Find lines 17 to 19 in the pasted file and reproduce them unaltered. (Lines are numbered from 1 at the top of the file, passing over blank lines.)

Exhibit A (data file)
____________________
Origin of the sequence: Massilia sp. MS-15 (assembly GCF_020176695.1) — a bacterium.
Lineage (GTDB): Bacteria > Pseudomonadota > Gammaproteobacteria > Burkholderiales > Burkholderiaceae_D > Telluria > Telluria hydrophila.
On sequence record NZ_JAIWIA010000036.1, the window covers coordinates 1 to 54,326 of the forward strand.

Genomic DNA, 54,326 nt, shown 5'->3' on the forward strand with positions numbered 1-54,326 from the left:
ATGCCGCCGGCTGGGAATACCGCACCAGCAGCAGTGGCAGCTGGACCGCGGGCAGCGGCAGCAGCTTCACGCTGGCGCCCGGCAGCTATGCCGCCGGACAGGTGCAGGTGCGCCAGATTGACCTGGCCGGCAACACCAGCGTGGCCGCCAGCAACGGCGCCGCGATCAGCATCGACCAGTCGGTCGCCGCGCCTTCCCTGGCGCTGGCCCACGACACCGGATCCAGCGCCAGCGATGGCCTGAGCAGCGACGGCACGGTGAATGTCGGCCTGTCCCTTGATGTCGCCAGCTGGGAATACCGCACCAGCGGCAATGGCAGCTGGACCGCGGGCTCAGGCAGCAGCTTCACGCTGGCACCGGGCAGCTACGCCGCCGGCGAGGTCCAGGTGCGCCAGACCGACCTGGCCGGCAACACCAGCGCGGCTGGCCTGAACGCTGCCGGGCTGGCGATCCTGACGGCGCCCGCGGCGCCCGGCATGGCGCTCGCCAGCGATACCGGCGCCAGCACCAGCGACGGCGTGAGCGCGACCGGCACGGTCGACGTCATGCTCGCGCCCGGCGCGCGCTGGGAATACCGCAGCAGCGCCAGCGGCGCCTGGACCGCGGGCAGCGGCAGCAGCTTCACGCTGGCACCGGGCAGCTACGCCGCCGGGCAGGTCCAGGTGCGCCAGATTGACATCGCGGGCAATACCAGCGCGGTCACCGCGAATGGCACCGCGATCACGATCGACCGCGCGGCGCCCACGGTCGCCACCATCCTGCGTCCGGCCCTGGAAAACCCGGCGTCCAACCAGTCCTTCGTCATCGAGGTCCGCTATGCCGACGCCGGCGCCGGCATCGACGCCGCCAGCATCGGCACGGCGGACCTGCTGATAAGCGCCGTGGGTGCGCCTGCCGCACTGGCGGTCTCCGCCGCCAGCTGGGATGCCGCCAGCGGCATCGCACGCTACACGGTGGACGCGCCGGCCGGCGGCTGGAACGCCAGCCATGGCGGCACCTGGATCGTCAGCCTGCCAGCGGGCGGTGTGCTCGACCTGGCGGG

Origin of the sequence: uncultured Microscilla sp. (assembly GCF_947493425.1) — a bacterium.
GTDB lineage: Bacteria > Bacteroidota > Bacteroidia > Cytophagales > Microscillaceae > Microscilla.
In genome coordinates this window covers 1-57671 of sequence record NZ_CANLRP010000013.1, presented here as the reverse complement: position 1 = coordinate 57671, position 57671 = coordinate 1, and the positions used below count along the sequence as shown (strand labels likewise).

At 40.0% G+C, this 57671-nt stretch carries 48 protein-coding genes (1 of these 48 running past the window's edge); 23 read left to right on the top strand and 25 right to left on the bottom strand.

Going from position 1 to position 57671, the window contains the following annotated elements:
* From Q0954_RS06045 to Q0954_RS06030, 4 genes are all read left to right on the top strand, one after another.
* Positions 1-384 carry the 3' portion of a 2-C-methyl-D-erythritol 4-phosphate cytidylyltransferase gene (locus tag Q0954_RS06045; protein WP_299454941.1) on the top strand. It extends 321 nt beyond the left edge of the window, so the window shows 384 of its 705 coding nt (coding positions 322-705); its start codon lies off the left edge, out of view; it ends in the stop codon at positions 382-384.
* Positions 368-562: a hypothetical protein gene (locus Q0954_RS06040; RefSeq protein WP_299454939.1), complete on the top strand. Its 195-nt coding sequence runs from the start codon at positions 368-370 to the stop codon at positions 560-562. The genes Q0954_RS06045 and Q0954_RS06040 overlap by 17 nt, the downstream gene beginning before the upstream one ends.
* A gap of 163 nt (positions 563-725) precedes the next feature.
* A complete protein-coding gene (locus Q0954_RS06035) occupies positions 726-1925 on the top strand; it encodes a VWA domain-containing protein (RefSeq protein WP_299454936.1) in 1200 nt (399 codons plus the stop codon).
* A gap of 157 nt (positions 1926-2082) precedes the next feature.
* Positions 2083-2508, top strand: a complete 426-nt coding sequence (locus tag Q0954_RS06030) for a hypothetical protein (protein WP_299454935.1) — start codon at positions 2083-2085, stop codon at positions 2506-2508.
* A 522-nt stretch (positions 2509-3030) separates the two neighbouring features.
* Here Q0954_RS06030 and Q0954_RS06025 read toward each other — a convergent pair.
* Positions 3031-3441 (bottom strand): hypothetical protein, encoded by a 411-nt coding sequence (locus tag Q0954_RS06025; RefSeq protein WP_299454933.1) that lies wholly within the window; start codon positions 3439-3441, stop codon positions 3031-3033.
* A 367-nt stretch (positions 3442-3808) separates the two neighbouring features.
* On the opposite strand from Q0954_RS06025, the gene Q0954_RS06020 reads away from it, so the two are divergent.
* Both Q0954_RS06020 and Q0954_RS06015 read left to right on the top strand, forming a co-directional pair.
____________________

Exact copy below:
* Positions 2083-2508, top strand: a complete 426-nt coding sequence (locus tag Q0954_RS06030) for a hypothetical protein (protein WP_299454935.1) — start codon at positions 2083-2085, stop codon at positions 2506-2508.
* A 522-nt stretch (positions 2509-3030) separates the two neighbouring features.
* Here Q0954_RS06030 and Q0954_RS06025 read toward each other — a convergent pair.